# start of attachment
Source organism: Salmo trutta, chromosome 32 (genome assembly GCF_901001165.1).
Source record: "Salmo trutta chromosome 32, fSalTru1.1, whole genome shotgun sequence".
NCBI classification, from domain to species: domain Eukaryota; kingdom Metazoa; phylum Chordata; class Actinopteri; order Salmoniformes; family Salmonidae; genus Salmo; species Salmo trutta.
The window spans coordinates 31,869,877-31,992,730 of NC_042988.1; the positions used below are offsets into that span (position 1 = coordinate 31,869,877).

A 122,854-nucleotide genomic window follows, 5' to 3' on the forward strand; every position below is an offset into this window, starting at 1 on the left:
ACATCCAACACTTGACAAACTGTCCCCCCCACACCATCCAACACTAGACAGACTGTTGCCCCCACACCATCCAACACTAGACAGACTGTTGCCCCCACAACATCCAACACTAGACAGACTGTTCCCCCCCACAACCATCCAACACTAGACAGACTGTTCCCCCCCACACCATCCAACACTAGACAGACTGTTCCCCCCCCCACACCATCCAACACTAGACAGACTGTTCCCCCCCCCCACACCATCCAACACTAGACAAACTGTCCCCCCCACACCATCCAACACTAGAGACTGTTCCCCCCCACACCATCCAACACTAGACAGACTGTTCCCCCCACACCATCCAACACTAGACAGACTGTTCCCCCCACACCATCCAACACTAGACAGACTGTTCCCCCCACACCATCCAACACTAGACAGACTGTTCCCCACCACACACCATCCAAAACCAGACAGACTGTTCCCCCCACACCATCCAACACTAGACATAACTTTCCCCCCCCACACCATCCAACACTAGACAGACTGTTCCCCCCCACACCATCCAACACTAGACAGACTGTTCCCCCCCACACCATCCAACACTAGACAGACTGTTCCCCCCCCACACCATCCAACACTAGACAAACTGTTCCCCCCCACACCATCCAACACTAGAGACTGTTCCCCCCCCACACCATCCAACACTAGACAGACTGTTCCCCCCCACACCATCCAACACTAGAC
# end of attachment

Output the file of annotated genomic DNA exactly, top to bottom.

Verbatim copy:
Source organism: Salmo trutta, chromosome 32 (genome assembly GCF_901001165.1).
Source record: "Salmo trutta chromosome 32, fSalTru1.1, whole genome shotgun sequence".
NCBI classification, from domain to species: domain Eukaryota; kingdom Metazoa; phylum Chordata; class Actinopteri; order Salmoniformes; family Salmonidae; genus Salmo; species Salmo trutta.
The window spans coordinates 31,869,877-31,992,730 of NC_042988.1; the positions used below are offsets into that span (position 1 = coordinate 31,869,877).

A 122,854-nucleotide genomic window follows, 5' to 3' on the forward strand; every position below is an offset into this window, starting at 1 on the left:
ACATCCAACACTTGACAAACTGTCCCCCCCACACCATCCAACACTAGACAGACTGTTGCCCCCACACCATCCAACACTAGACAGACTGTTGCCCCCACAACATCCAACACTAGACAGACTGTTCCCCCCCACAACCATCCAACACTAGACAGACTGTTCCCCCCCACACCATCCAACACTAGACAGACTGTTCCCCCCCCCACACCATCCAACACTAGACAGACTGTTCCCCCCCCCCACACCATCCAACACTAGACAAACTGTCCCCCCCACACCATCCAACACTAGAGACTGTTCCCCCCCACACCATCCAACACTAGACAGACTGTTCCCCCCACACCATCCAACACTAGACAGACTGTTCCCCCCACACCATCCAACACTAGACAGACTGTTCCCCCCACACCATCCAACACTAGACAGACTGTTCCCCACCACACACCATCCAAAACCAGACAGACTGTTCCCCCCACACCATCCAACACTAGACATAACTTTCCCCCCCCACACCATCCAACACTAGACAGACTGTTCCCCCCCACACCATCCAACACTAGACAGACTGTTCCCCCCCACACCATCCAACACTAGACAGACTGTTCCCCCCCCACACCATCCAACACTAGACAAACTGTTCCCCCCCACACCATCCAACACTAGAGACTGTTCCCCCCCCACACCATCCAACACTAGACAGACTGTTCCCCCCCACACCATCCAACACTAGAC